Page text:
Also, all the results presented here are benefits found to derive from religious attendance or involvement in any religion, so there is nothing here to suggest that one’s particular beliefs are the key to the results. It is having the beliefs, practicing them, and regularly joining with other like-minded adherents that produce the benefits reported here. With that said, what are the benefits?

First, studies have shown that religious attendance once or more per week leads to an extra seven years of life expectancy. Other studies have shown other health benefits such as a stronger immune system and lower blood pressure. Further, religious involvement has been linked to less depression and less alcohol and drug use.

Religious participation by kids has been shown to result in less juvenile delinquency, less drug use including less smoking, better school attendance, and a higher probability of graduating from high school. Graduating from high school has a large positive economic impact, so that is a big benefit to the economy. Less juvenile delinquency also provides big savings through the avoided costs of incarceration and rehabilitation.

Similarly, adults who regularly attend religious services also commit fewer crimes. Again, this comes with huge savings as both crime and prisons are very expensive. They also end up on welfare and unemployed less often. More cost savings for those entitlement programs. 

People who are regular religious attendees give more money to charity than other people, which does much good in their communities.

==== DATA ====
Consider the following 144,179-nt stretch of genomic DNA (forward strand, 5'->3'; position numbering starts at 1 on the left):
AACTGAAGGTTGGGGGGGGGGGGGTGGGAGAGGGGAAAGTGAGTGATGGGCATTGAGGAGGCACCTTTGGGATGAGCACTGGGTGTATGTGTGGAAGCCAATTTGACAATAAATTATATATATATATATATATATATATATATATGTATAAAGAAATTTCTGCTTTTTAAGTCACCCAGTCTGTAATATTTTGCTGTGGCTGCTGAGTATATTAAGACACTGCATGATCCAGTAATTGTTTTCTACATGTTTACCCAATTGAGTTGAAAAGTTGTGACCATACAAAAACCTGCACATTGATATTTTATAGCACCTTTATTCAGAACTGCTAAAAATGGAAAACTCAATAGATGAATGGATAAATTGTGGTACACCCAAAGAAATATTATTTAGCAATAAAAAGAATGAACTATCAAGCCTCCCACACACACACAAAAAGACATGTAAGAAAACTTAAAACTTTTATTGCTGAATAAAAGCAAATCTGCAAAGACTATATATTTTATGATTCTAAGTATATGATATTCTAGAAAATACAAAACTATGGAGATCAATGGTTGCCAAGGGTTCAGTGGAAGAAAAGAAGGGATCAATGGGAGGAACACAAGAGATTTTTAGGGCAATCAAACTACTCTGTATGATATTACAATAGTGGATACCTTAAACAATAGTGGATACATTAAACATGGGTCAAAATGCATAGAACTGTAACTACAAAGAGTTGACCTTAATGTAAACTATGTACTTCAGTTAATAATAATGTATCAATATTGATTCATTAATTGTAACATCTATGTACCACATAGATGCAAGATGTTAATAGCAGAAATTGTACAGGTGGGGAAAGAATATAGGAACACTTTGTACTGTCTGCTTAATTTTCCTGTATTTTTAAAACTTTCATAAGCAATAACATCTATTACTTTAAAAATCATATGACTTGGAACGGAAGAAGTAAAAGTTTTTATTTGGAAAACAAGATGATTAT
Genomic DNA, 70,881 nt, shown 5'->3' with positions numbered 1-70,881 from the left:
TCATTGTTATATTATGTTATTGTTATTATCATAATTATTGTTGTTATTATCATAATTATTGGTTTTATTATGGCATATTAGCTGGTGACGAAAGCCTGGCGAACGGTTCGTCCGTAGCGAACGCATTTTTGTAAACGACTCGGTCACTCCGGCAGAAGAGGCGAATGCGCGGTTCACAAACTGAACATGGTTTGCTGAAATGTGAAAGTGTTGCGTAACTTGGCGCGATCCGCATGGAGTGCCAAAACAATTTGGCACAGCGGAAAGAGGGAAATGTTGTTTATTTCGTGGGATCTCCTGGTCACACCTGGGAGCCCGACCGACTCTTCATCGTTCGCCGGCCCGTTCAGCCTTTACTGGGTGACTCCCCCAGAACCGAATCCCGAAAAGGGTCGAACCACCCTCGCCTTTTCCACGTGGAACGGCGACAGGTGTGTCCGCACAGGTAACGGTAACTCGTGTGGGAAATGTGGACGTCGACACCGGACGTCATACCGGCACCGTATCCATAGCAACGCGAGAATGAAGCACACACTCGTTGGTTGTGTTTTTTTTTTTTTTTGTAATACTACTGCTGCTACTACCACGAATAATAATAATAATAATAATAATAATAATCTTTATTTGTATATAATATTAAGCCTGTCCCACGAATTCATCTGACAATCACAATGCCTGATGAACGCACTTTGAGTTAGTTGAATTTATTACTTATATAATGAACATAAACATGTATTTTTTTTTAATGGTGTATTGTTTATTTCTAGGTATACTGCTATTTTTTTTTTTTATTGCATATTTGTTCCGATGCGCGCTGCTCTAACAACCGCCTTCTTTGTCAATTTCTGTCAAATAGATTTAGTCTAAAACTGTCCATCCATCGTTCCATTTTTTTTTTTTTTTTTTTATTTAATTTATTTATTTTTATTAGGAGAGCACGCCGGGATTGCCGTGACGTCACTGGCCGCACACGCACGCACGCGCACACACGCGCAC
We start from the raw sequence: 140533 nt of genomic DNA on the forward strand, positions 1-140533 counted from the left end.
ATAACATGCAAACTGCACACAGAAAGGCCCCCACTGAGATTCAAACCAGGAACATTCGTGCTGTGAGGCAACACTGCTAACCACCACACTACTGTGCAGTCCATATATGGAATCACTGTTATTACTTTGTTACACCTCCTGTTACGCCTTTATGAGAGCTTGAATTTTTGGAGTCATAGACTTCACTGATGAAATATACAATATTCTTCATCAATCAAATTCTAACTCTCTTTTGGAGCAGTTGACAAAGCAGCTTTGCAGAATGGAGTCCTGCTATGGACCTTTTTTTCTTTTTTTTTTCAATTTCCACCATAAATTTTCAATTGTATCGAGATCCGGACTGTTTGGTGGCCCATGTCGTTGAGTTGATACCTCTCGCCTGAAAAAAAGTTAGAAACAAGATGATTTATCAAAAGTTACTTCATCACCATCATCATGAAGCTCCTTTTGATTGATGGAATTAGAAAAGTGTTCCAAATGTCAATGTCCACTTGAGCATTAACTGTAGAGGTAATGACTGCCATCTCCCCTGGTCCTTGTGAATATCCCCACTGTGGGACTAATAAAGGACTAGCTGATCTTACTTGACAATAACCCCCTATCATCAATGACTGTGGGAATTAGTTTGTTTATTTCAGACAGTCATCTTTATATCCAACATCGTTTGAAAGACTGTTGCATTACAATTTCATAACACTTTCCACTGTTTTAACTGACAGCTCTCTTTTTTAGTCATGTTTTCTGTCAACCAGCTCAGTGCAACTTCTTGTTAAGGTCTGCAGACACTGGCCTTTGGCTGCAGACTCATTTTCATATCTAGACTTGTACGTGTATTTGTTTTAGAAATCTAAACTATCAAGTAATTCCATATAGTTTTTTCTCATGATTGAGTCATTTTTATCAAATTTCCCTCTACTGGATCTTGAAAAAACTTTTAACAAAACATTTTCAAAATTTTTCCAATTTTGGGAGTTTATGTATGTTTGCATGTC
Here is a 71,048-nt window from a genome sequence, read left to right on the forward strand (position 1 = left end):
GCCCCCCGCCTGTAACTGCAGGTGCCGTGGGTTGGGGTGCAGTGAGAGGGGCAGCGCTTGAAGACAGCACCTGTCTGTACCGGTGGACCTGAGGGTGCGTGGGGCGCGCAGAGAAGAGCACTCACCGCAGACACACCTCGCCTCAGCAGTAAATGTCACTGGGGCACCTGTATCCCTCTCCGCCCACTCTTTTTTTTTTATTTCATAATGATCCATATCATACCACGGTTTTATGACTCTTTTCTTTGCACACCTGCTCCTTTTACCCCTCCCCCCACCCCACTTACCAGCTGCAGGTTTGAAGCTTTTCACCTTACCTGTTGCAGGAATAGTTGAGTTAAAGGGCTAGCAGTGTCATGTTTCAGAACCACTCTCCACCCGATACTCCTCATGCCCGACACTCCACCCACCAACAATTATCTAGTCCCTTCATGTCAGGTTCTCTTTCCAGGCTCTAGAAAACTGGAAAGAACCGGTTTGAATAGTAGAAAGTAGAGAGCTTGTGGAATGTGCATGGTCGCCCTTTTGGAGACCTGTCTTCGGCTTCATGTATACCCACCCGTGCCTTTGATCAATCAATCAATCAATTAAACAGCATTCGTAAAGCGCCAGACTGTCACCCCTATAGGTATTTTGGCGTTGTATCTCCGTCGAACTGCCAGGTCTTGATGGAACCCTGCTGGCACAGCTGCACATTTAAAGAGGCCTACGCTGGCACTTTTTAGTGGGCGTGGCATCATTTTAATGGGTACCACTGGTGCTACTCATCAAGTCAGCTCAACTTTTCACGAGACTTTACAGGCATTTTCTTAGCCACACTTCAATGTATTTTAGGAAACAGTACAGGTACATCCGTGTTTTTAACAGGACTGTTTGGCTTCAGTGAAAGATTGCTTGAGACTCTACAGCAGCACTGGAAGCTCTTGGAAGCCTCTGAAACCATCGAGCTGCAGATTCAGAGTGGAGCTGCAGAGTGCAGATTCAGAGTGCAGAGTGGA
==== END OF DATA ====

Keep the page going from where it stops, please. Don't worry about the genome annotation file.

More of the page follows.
How much does all this add up to, in terms of economic gains? According to Rodney Stark, a professor of sociology, the American economy benefits to the tune of $2.6 trillion per year thanks to being a quite religious country. That is about one-sixth of our total economic output.

These gains, found in his recent book, America’s Blessings, derive from the extra human capital, lower unemployment among the religious, fewer crimes being committed, and other benefits listed above. Some of the benefits are direct gains that show up in economic statistics. Others are monies saved (for example, by not imprisoning as many people), so they do not actually contribute to GDP or other visible statistics, but they save society money. Religious people are keeping our tax rates and insurance premiums lower than they would be otherwise.

On top of all these economic benefits, one that cannot really be quantified is that people who are religiously involved are also happier. I cannot put a dollar figure on that one, but it is certainly worth something.

I do not know if this column is going to be evangelical and convince any of my readers to become regular attendees at a religious institution of their choice. Any in my area are certainly welcome at my church, Central Presbyterian Church of Athens, Georgia. 

Even if nobody starts going to religious services because of this column, perhaps, as we are counting our blessings in this holiday season, we can be thankful for all the economic benefits religion is bringing us on top of the spiritual rewards that are its main purpose. If anyone does decide that religion sounds like a pretty good deal and makes regular religious attendance part of his or her New Year’s resolution, that would be a wonderful blessing.

Question of the day - Do most people you know have a generally good or generally bad view of religion?

Faith, Something to Believe in

Do most people you know have a generally good or generally bad view of religion?